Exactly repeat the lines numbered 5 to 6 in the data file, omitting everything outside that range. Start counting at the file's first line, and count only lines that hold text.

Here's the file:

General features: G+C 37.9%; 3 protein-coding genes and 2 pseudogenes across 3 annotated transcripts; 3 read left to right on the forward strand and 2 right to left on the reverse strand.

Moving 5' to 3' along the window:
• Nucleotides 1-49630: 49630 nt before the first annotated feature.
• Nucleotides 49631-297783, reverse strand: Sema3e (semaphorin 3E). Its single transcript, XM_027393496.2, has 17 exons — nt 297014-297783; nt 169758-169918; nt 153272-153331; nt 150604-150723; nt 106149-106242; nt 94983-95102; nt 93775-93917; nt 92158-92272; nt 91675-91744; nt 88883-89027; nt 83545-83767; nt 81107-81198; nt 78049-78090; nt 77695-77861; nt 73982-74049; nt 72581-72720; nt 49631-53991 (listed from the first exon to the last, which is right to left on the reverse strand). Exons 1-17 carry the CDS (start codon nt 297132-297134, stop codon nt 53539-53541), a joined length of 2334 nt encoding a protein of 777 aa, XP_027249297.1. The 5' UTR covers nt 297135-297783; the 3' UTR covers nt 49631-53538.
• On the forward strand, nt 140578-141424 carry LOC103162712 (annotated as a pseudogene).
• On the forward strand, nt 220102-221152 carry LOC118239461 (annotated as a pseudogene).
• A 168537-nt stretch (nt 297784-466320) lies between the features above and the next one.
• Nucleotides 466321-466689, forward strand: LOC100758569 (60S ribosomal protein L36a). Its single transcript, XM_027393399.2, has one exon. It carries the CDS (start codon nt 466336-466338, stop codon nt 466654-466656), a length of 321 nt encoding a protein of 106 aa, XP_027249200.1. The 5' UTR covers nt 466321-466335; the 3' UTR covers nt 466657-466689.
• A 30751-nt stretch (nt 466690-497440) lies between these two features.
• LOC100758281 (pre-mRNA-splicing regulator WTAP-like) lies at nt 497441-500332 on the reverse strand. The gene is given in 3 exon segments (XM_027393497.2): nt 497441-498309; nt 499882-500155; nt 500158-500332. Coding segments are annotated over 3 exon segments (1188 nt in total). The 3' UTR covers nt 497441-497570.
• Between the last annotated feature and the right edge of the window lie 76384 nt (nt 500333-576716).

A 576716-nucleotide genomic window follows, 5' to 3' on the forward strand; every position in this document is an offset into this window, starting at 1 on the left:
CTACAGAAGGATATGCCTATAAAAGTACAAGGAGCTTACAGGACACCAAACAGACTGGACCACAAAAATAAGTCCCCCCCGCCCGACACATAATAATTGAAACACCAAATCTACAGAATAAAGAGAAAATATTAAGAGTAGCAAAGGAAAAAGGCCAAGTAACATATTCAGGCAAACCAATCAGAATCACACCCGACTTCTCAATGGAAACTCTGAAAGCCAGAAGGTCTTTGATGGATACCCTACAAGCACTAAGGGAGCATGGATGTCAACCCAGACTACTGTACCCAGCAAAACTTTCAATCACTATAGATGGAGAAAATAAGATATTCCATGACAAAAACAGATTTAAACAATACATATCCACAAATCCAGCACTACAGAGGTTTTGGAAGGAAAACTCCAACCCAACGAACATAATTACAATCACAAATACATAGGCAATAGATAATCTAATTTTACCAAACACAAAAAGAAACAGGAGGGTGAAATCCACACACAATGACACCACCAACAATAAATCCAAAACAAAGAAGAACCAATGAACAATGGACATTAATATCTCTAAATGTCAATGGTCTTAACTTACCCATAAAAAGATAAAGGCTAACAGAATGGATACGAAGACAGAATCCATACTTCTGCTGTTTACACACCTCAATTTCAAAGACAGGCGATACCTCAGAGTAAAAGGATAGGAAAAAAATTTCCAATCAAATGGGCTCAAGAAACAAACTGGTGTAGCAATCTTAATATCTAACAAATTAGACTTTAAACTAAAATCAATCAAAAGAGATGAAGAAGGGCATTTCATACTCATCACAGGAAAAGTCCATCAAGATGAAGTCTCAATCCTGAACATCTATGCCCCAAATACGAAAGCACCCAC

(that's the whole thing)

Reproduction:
• On the forward strand, nt 140578-141424 carry LOC103162712 (annotated as a pseudogene).
• On the forward strand, nt 220102-221152 carry LOC118239461 (annotated as a pseudogene).